Banking chiefs have issued fresh warnings over Brexit, with JP Morgan poised to shift more than 4,000 UK staff abroad in a worst-case divorce, while the boss of Barclays has bemoaned its impact on the British economy.
Chief executive Jamie Dimon revived fears of a mass exodus of JP Morgan bankers as he upped previous estimates for the number of UK-based staff who would be forced to relocate if negotiators failed to gain a favourable Brexit deal for financial services.
"If we can't find reciprocal recognition of rules - and there are a lot of people who are mad with the Brits for leaving and want their pound of flesh - then it could be bad," Mr Dimon told the BBC.
"It could be more than 4,000," he added.
That would account for more than a quarter of the company's near-16,000 UK workers.
The Wall Street banking boss said in the wake of the Brexit vote that around 4,000 jobs could leave the UK, but that figure was later lowered, with JP Morgan expected to move between 500 and 1,000 staff to cities including Frankfurt, Dublin and Luxembourg in order to secure its EU business.
Mr Dimon was among a raft of politicians, celebrities and business leaders at the World Economic Forum's annual meeting in Davos, Switzerland, this week.
Speaking on the sidelines of the high-profile event, Barclays chief Jes Staley lamented Brexit's impact on the UK but praised British authorities for their work to date.
"The Bank of England has done quite a good job of navigating thus far post-Brexit, but there is a new competitive environment out there and we've got Brexit coming up, so the UK has got challenges," Mr Staley told CNBC.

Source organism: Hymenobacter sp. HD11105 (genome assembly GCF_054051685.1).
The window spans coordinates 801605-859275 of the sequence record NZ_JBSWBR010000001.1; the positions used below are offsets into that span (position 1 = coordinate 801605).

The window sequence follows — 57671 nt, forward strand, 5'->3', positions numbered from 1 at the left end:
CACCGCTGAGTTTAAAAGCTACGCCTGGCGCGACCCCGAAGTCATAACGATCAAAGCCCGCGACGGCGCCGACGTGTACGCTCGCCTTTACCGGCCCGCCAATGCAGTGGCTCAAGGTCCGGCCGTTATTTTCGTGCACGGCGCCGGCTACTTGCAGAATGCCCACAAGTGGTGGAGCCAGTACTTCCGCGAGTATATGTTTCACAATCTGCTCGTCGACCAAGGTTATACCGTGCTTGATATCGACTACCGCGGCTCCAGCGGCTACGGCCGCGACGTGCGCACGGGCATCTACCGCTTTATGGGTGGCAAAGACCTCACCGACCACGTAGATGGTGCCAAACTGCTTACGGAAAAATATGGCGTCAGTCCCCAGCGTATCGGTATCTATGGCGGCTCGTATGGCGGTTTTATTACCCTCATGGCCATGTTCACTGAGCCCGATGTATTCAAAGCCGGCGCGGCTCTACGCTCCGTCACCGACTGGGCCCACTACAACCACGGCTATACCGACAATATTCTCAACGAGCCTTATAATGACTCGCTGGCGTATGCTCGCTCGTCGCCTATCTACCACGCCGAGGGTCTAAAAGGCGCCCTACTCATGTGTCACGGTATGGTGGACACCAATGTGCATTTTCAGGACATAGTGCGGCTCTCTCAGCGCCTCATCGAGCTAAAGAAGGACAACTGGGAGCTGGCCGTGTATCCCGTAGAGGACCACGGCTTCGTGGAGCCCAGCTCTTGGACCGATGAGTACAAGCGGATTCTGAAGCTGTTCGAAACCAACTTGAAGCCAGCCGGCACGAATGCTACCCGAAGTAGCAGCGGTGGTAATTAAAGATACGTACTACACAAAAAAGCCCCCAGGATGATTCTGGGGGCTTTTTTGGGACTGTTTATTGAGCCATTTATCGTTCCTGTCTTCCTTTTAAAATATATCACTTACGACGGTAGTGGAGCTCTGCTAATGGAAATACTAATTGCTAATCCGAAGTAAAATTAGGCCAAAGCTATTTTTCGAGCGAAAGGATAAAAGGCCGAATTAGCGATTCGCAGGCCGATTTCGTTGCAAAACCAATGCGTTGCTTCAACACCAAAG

"It's gone from the fastest-growing G7 economy to the slowest-growing, but we believe in the UK, and believe in the ultimate prospects of Great Britain."
Barclays itself is planning to bulk up its Dublin office, which is set to serve as its EU hub and potentially see its local employee base double by 150 staff.
Mr Staley was part of a roundtable of financial services executives who met Prime Minister Theresa May and Chancellor Philip Hammond earlier this month to discuss the impact of Brexit.
The business leaders emphasised the need for as much certainty as possible, because many foreign banks are expected to start moving key operations and staff to the EU by the end of the first quarter if negotiators fail to agree to a Brexit transition period which would allow financial services to conduct business across the bloc beyond 2019.
Mr Staley said: "It's complicated, I think, the Brexit negotiations, but our dialogue with the Bank of England, with the regulators, with Her Majesty's Treasury, has been very constructive, and ... we think there's a keen interest by the British Government to keep London competitive, and to keep Barclays competitive,.
"What I think is important is that we are listened to, and that we have a voice in the discussions with the Chancellor and with the Prime Minister, and we have that, so let's see what happens over the next year."